By Joseph Tully
Being tried in court for any crime, especially a victimless crime, is a trying process. Not just for the defendants, but for their friends, family, and supporters as well.  When the crime involves medical marijuana in California, it is often the defendant who is victimized.  Community support is important to help a friend get through this difficult time and to support the larger cause.
As a supporter, you may want to argue or shout or rant around the courthouse about the injustice.  But remember that the Defendant is fighting for their life and livelihood.  THEY are the focus of the trial.  Cannabis rights are important to fight for, but in court we do that by exonerating the defendants.  The verdict will set the tone for how Law Enforcement or the District Attorney pursues future cases.  DA’s will not prosecute future cases they know they won’t win.
What are the best ways to support both the cause and our friends at the courthouse? I have lots of experience as a criminal defense attorney in the courtroom.  My courthouse advice for my clients can apply to their friends and supporters as well.  Here are six ways you can show support during a medical marijuana case.
1.     Be Presentable. A trial is a serious thing for all parties, and your attire will show that you also take it seriously. Clean, tidy, and put together. You don’t need to wear a suit, but wear something you’d consider nice for your day to day.  It will not help your cause if you show up like you are camping in Humboldt.
2.     Be Quiet. As a defendant, you should only speak when addressing the court. As a spectator, you should be absolutely silent throughout the proceedings. Even in the halls and on the steps, keep your voice down and discussion to a minimum, since there are ears everywhere. One careless whisper could be overheard and sink the case.  The line “anything you say can and will be used against you” is not TV cop jive. Be especially cautious not to talk around jurors or potential jurors. In court we avoid even the “appearance” of impropriety.
3.     Be Present. Some parts of a trial can feel tedious to a defendant or spectator. My advice is: if it is important enough for you to be here today, then it should be important enough for you to keep your head in the trial. No sleeping, reading, texting, note passing, or knitting. Your degree of focus on the trial reflects your regard for its importance.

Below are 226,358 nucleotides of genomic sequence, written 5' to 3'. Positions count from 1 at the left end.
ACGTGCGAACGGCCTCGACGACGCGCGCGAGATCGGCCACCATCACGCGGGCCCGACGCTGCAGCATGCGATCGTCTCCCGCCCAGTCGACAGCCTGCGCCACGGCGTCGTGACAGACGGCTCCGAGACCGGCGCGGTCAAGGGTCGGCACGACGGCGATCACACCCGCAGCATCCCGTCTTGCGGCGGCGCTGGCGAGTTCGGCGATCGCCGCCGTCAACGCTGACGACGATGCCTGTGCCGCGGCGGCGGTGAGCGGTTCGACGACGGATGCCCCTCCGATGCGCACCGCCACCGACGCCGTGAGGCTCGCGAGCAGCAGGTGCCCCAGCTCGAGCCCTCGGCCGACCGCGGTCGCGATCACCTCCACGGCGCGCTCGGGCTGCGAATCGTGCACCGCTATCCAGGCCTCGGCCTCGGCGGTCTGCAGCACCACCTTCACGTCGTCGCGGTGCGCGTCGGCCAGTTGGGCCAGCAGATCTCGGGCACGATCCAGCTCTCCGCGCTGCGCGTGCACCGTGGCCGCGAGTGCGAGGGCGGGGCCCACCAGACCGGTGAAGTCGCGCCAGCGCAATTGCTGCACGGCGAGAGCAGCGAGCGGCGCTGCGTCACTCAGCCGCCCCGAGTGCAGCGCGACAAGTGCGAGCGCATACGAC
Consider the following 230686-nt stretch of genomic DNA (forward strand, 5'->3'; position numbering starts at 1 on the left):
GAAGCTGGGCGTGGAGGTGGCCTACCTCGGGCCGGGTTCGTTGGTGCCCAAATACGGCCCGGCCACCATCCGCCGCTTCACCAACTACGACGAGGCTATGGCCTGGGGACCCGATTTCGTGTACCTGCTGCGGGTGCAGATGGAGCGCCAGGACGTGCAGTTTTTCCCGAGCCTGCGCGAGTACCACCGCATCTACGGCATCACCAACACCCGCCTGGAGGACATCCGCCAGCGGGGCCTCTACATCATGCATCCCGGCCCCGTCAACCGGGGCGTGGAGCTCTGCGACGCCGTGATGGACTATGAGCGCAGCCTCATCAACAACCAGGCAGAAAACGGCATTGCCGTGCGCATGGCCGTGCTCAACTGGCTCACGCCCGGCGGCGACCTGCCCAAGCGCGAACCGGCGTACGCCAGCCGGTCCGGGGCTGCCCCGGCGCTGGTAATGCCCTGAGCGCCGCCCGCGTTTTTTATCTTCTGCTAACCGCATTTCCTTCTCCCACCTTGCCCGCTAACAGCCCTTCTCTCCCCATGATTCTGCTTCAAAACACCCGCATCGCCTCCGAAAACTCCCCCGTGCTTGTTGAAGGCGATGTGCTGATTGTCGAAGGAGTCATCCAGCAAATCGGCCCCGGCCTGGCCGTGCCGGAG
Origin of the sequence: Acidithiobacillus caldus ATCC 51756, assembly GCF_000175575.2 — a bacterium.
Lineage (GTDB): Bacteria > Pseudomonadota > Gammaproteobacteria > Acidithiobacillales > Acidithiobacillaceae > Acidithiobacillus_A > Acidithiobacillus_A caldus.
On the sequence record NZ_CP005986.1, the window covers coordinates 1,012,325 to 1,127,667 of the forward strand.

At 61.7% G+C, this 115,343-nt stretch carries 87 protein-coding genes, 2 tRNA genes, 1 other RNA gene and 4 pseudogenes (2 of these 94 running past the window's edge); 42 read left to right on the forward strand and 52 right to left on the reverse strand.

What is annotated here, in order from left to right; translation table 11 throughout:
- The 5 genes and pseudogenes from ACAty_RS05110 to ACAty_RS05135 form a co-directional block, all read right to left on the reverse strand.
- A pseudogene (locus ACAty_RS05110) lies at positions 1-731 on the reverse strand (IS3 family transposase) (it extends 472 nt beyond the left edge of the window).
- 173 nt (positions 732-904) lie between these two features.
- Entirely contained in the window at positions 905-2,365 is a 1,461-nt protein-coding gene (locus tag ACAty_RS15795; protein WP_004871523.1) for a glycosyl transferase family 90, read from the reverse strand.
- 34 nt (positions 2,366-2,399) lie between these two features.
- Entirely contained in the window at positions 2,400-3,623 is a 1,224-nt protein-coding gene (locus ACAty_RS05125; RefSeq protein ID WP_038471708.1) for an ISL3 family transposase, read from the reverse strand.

4.     Be Respectful. The courthouse is a workplace for hundreds of people.  There are also scores of people there for their own cases. 90% of the people at the courthouse are worried about their own cases and are oblivious to yours.  There are victims, jurors, social workers, clerks, and other people focused on their own issues.  Respect their reality by not intruding yours on to them.  This includes keeping your voice down, turning off phones, not smoking on the grounds, and not blocking doors and hallways.
5.     Be Careful. You and your friends might be chill, but a courthouse is full of violent people on edge. There are convicts and cops who are keyed up in this environment. There are also bad people seeking revenge on other bad people, and bad people seeking revenge on good people. Keep your eyes open and be wary of commotion.
6.     Be Thoughtful.  A trial can be personally overwhelming for a defendant.  Offer your friend support outside the courthouse.  Bring them a coffee. Offer to drive their kids to school. Pick up their dry cleaning for them. Small gestures of support for everyday things will help a defendant deal with the stress of the big things.
It is your right to smoke, shout, and rally for legalized marijuana, and I would defend your right to do it. But when a friend is on trial, the courthouse is not the most effective venue to demonstrate those rights.  Supporting a victory for the defendant will advance the cause as well as save your friend’s life and liberty.
There are many organizations that support the rights of marijuana patients, as well as their caregivers, collectives, and cultivators. One in particular, The Human Solution, organizes courtroom support for defendants. Check for a chapter in your area and any actions they have planned.
Joseph Tully is a criminal defense attorney at Tully & Weiss based in Northern California. He has experience defending medical marijuana cooperatives, collectives, cultivators, and caregivers on trial for helping their patients.

MPP’s Rob Kampia Gives His Take on What’s Next for Marijuana Legalization

December 9th, 2014

Executive director of the Marijuana Policy Project, Rob Kampia, discusses what’s next for the push to make marijuana legal in the United States:

The state that will most likely be next to legalize is Rhode Island, which would be the first to do so via state legislature. Also this spring, the District of Columbia is expected to enact a similar law through its city council.

There’s also a real opportunity to legalize marijuana through five more state legislatures between now and 2017 – Delaware, Hawaii, Maryland, New Hampshire, and Vermont. There will also be serious legislative activity in other states, such as New York, but it is less clear when such legislation will pass.

In November 2016, at least five states are expected to vote on similar ballot initiatives – Arizona, California, Maine, Massachusetts, and Nevada – and one could potentially appear on the ballot in Missouri.

By the end of 2017, marijuana could be legalized in 15 states and D.C., which would comprise 26% of the nation’s population.

Read the rest of Kampia’s column here.